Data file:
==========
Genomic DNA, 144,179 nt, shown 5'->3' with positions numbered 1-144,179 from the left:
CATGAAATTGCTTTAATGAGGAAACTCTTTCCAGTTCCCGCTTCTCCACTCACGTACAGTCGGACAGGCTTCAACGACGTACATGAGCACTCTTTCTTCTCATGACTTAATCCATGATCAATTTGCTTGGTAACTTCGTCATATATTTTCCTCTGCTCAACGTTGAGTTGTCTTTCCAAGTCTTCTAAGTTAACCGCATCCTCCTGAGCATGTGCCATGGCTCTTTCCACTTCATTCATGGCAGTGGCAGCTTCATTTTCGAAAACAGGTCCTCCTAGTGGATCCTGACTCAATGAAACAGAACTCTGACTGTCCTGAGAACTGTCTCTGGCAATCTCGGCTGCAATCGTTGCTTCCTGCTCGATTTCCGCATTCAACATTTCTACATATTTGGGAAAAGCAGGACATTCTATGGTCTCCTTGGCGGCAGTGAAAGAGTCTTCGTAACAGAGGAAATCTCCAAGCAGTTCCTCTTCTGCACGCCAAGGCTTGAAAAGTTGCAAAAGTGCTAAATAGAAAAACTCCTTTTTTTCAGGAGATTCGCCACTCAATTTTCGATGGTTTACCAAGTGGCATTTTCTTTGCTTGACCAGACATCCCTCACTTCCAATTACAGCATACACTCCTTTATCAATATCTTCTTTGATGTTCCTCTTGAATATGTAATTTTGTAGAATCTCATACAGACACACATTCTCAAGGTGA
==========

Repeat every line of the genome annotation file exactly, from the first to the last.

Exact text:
Genomic DNA, 144,179 nt, shown 5'->3' with positions numbered 1-144,179 from the left:
CATGAAATTGCTTTAATGAGGAAACTCTTTCCAGTTCCCGCTTCTCCACTCACGTACAGTCGGACAGGCTTCAACGACGTACATGAGCACTCTTTCTTCTCATGACTTAATCCATGATCAATTTGCTTGGTAACTTCGTCATATATTTTCCTCTGCTCAACGTTGAGTTGTCTTTCCAAGTCTTCTAAGTTAACCGCATCCTCCTGAGCATGTGCCATGGCTCTTTCCACTTCATTCATGGCAGTGGCAGCTTCATTTTCGAAAACAGGTCCTCCTAGTGGATCCTGACTCAATGAAACAGAACTCTGACTGTCCTGAGAACTGTCTCTGGCAATCTCGGCTGCAATCGTTGCTTCCTGCTCGATTTCCGCATTCAACATTTCTACATATTTGGGAAAAGCAGGACATTCTATGGTCTCCTTGGCGGCAGTGAAAGAGTCTTCGTAACAGAGGAAATCTCCAAGCAGTTCCTCTTCTGCACGCCAAGGCTTGAAAAGTTGCAAAAGTGCTAAATAGAAAAACTCCTTTTTTTCAGGAGATTCGCCACTCAATTTTCGATGGTTTACCAAGTGGCATTTTCTTTGCTTGACCAGACATCCCTCACTTCCAATTACAGCATACACTCCTTTATCAATATCTTCTTTGATGTTCCTCTTGAATATGTAATTTTGTAGAATCTCATACAGACACACATTCTCAAGGTGA